She’s got a pretty strong case for that one. I say “semi-grudging” in the subject line because I’m not too thrilled about how he’s treated a few certain women. He has, however, gone through some unusually horrifying tragedies, such as the brutal murder of his 8-months-old pregnant wife, and both he and his father survived Auschwitz. His mother was murdered there. Now that I think of him living through that, I feel like an icy bitch, so I’ll focus on two of his movies rather than his personal life.
Rosemary Woodhouse: Awful things happen in every apartment house.
She’s got a hell of a point. Regardless of what I think of Polanski as a person, it’s undeniable that he made two very influential movies that actually helped broaden what a horror movie can be.You might even be able to go so far as to say that with Repulsion (1965) and Rosemary’s Baby (1968), he helped change the face of horror.
A beautiful but unbalanced woman who is slowly losing her mind, seeing waking nightmares, leaving fresh meat out to rot and draw flies in her kitchen, and soon after, dead bodies to rot and draw flies in her bathroom (though the landlord has it coming), and is still so frightened she won’t come out from under her head. Outside of Hitchcock, there weren’t too many psychological thrillers with female protagonists in the 60s.
A woman who only wants to protect her baby, going up against what turns out to be a conspiracy when no-one (outside the conspiracy) believes her, and that conspiracy is even more monstrous than she imagined. When Rosemary figures out that her baby is alive, and finally pulls the curtain to the bassinet back (a moment that gives me chills to this day) only her horrified and shocked reaction is shown and is one of the best examples in cinema history of leaving a sight to your imagination. She also spits directly into her husband’s smug face when she discovered he has betrayed her to further his career, in one of the truly satisfying moments in the film (to me, anyway).
There’s three movies I recall that, when I was in grade school, my parents ordered me out of the room when they aired on TV and announced loudly that it was “time for bed, now!”. The first was the Omen , the second was The Exorcist, and the third was Rosemary’s Baby. I got to watch maybe the first 20 minutes of DePalma’a Carrie, so I guess that doesn’t make the list. With The Exorcist, I don’t even think I made it through the credits or opening scene before getting hustled off to bed.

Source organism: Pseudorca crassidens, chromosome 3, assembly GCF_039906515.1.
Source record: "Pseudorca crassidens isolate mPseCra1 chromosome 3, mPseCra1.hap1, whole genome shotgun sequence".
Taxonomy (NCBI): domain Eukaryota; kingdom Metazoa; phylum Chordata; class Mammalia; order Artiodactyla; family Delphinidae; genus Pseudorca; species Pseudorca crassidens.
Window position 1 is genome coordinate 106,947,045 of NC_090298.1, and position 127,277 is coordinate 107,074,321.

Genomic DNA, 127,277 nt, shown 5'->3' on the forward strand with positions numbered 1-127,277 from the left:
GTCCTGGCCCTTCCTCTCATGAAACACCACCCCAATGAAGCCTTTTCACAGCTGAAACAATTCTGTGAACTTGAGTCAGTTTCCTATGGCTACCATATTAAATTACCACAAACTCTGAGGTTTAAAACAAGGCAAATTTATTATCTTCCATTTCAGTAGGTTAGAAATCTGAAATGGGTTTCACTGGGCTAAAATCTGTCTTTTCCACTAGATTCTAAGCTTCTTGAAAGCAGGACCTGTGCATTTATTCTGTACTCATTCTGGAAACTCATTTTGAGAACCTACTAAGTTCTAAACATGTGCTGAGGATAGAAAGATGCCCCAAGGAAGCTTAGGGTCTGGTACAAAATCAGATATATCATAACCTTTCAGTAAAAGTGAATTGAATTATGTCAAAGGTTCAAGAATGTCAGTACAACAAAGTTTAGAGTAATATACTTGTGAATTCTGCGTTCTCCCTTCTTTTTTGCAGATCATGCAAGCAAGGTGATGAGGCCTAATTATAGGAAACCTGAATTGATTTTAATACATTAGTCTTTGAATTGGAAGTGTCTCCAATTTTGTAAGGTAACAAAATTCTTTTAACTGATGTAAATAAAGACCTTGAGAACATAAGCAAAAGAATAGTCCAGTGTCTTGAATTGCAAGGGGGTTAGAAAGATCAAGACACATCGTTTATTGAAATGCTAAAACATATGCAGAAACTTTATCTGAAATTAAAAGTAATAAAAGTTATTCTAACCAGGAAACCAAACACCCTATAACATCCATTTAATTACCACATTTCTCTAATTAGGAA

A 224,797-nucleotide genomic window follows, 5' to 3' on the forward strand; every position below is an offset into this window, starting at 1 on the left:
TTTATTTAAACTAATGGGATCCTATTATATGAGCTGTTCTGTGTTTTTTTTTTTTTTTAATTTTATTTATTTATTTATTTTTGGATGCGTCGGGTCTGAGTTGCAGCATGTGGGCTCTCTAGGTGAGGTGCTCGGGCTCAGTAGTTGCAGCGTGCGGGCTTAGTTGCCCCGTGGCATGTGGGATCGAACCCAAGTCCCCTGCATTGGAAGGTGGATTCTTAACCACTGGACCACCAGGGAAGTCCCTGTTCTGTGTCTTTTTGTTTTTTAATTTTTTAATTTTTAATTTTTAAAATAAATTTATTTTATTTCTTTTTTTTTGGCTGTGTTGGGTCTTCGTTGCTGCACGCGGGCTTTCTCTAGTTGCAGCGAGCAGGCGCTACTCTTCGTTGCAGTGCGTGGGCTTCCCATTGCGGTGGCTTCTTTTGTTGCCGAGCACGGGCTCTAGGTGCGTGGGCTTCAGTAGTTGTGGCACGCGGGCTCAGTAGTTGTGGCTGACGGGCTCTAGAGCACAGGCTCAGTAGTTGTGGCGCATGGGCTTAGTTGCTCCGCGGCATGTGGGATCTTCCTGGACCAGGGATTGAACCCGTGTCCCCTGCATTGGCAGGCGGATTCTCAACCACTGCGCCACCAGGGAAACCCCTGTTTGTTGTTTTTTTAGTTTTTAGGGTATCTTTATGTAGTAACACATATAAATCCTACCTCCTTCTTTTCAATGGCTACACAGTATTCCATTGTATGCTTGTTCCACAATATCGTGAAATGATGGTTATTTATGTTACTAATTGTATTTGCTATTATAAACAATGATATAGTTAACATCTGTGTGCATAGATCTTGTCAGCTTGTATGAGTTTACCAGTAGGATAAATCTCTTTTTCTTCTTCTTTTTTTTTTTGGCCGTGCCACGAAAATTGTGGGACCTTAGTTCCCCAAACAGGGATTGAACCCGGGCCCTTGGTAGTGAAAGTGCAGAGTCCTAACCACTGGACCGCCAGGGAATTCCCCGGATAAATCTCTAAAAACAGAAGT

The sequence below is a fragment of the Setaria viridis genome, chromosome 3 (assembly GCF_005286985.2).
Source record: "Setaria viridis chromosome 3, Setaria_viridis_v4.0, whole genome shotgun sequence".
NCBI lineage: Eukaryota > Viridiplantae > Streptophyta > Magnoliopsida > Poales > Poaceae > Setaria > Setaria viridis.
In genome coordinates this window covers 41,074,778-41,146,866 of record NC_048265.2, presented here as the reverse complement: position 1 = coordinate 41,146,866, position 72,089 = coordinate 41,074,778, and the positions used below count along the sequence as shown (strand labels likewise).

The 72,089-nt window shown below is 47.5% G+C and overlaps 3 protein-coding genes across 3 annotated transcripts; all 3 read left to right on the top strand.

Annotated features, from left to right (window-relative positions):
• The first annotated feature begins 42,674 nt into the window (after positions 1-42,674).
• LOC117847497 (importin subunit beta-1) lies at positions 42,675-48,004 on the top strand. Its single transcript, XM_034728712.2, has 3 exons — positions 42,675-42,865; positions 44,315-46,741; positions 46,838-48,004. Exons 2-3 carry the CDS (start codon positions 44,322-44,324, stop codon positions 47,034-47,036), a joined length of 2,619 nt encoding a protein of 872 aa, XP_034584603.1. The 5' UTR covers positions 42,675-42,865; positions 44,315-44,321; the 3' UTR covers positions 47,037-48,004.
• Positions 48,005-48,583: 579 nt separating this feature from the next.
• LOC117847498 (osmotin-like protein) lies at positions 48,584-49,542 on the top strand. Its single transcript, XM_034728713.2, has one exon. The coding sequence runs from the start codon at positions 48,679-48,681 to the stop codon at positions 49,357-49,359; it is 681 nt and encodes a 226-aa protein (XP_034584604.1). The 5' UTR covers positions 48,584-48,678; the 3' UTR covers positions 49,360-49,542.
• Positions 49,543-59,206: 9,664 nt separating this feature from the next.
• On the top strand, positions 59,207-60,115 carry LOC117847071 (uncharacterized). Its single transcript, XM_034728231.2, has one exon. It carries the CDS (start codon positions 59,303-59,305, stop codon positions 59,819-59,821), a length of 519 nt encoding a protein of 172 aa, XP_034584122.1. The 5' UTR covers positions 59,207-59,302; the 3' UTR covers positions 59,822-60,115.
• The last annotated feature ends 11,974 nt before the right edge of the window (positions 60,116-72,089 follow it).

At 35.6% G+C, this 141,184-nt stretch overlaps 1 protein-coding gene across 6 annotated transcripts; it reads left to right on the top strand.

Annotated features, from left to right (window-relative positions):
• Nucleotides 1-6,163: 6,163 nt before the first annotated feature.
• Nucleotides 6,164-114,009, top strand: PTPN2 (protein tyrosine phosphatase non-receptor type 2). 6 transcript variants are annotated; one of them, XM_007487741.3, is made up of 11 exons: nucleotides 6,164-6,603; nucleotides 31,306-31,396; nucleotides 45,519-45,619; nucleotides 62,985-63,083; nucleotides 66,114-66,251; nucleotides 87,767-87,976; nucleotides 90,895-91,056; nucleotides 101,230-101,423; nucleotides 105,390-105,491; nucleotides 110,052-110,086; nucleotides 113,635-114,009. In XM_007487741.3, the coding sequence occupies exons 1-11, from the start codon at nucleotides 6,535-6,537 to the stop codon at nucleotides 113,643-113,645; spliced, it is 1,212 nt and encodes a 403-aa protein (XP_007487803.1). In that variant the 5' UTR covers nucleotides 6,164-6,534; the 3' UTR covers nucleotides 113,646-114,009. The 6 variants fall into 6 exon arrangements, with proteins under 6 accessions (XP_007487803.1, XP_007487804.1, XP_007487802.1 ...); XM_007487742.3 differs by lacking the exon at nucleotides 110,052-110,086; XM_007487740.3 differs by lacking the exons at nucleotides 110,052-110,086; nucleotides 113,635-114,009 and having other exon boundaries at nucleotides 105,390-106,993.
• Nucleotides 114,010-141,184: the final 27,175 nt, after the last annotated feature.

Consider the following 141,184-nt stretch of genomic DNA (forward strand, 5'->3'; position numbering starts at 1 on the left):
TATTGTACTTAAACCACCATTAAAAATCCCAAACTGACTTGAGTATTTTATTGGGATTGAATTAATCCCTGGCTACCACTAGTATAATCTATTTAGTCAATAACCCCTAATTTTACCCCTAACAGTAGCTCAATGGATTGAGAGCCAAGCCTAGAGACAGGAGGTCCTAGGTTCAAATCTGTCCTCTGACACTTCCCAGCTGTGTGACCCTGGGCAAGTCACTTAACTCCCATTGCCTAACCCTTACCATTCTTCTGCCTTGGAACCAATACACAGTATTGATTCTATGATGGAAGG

You know what? I think that was actually a good call. I was way too young to see them, and they really would have haunted me forever, especially The Exorcist, which actively frightens me as an adult. Speaking of that, I’ve only seen Repulsion once in the mid-80s, and there’s stuff that sticks with me to this day. The hands coming out of the walls, the manicure mis-fire, the skinned rabbit, all the POV shots are as fresh as they ever were. That movie—Polanski’s first English-language movie, by the way—is fucking disturbing. It was so nightmarish that I only needed to see it once.
I have two trailers for Rosemary’s Baby; I should add that the trailers for both movies are bursting with spoilers, so skip them if you’ve been meaning to watch either and haven’t got around to it yet. The first one is considered rare:
not to mention creepy as shit, too. The next one is arguably the most frightening trailer:
Repulsion’s trailer here is also chock full of spoilers (and cymbal clashes), but so amazing I couldn’t stand to omit it.
There’s barely any blood in either movie, and what there is just seems kind of quaint now compared to modern horror movies.
For every quote where Polanski came off sounding like an arrogant, there are ones that I, and many movie fans, passionately agree with. My personal favorite is “Cinema should make you forget you are sitting in a theater.” Now that’s the test of a good movie.
Here’s some fun trivia:
- One of my personal heroes, William “Step Right Up” Castle, had previously acquired the rights to Ira Levin’s novel Rosemary’s Baby. He’d looked forward to directing it, but studios weren’t so thrilled with his reputation for gimmicks like “Emerg-O” for The House on Haunted Hill (an inflatable, glow-in-the-dark skeleton that would get wheeled over the audience during a similar scene in the movie) and… OK, that’s a different article. No way could I (or anyone) beat the piece John Waters wrote on Mr. Castle*, anyway. Castle ended up producing the movie (which worked out well for him financially) and having a quick cameo.
- Mia Farrow was not the first, second, or even third actress they wanted for Rosemary.
- She really did eat raw meat during the kitchen scene.
- Ira Levin was very, very happy with the movie adaptation of his novel.
*I highly recommend “Whatever Happened to Showmanship?” (1983) in Crackpot: The Obsessions of John Waters.
- Rosemary’s Baby Gets the Criterion Treatment! Comes to Blu-ray Just in Time for Halloween! (dreadcentral.com)
- Spine Tingler! The William Castle Story (mrmovietimes.com)